Portugal's recession deepened in the fourth quarter of 2011, data showed on Tuesday, and the economy is set to slump further this year as the country, seen as the weakest euro zone link after Greece, implements more austerity under an EU/IMF bailout.

Moody's Investor Service cut Portugal's credit rating further into junk territory late on Monday, citing a weak economic outlook across Europe, which could cause a deeper and longer economic contraction in Portugal than previously anticipated.

Portuguese gross domestic product shrank 1.3 percent in the final quarter of 2011, more than double the previous quarter's 0.6 contraction, according to a flash estimate from the National Statistics Institute (INE). The data was slightly better than a 1.5 percent decline forecast in a Reuters poll but marked the fastest decline since the first quarter of 2009.

Mired in its worst recession since the 1970s and with unemployment at record highs, Portugal has come under the scrutiny of financial markets in recent weeks on concerns that it could follow Greece in seeking more rescue funds, or even need to restructure its debts.

Moody's said it expects the Portuguese economy to contract by more than 3 percent this year given the multitude of downside risks from the region ... as well as the immediate impact of the government's austerity measures.

Compared with a year earlier, GDP fell 2.7 percent in the fourth quarter, after a 1.8 percent decline in the previous three months.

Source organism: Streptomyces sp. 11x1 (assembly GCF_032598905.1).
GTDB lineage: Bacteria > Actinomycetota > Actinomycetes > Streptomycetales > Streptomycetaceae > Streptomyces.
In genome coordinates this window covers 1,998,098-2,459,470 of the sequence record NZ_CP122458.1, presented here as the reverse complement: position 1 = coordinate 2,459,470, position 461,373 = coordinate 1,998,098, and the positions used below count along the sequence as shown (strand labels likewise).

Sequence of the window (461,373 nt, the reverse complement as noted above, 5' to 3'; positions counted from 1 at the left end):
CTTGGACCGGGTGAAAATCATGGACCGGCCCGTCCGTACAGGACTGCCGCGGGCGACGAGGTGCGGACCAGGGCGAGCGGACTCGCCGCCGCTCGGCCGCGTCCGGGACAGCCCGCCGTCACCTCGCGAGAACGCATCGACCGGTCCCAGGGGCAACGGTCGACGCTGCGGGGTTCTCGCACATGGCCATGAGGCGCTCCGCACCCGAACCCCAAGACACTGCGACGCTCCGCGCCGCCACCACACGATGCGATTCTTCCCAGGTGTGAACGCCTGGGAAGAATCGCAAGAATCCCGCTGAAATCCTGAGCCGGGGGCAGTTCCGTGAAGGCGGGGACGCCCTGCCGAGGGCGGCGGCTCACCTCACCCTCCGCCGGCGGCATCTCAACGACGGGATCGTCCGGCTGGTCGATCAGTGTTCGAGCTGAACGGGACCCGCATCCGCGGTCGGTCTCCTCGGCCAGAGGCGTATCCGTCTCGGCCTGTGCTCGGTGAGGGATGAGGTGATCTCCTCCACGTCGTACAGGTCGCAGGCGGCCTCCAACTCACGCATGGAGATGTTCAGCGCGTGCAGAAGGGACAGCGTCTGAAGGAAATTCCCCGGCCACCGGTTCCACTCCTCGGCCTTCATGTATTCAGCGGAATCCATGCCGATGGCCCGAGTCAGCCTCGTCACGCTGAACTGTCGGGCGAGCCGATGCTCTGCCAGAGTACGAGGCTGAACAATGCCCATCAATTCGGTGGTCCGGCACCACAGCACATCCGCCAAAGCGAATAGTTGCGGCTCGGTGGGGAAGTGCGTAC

Debt-laden Portugal has hiked taxes, slashed spending and resorted to pay cuts to meet tough fiscal goals under its 78-billion-euro bailout, which has hurt consumption and investment. Many of the measures were only effective from January and their impact is yet to show on the economic data.

Paula Carvalho, an economist at Banco BPI in Lisbon said the economic pattern of falling internal demand only partially compensated by growing exports was likely to continue at least through the first half of the year, which could make the government's budget consolidation plans more daunting.

We expect a 3 percent contraction this year, which means that there is the possibility of additional consolidation measures being needed. This will depend on how the budget execution goes, she said.

The government has to meet a budget deficit target of 4.5 percent this year. It met last year's 5.9 percent target, but only thanks to a one-off transfer of 6 billion euros from banks' pension funds to state coffers.

Tuesday's data showed the economy contracted by 1.5 percent last year, largely in line with the government's forecast of 1.6 percent. In 2010, the economy grew 1.4 percent. This year the government expects a contraction of around 3 percent as more austerity kicks in.

Portugal's benchmark 10-year bond yield was little changed from Monday's settlement level at around 12.1 percent on Tuesday. The yield has rolled back from a record high of more than 17 percent reached two weeks ago when concerns that the country would need a new bailout reached a peak.

The government has repeatedly ruled out the need for a second bailout.

(Additional reporting by Sergio Goncalves; Editing by Susan Fenton)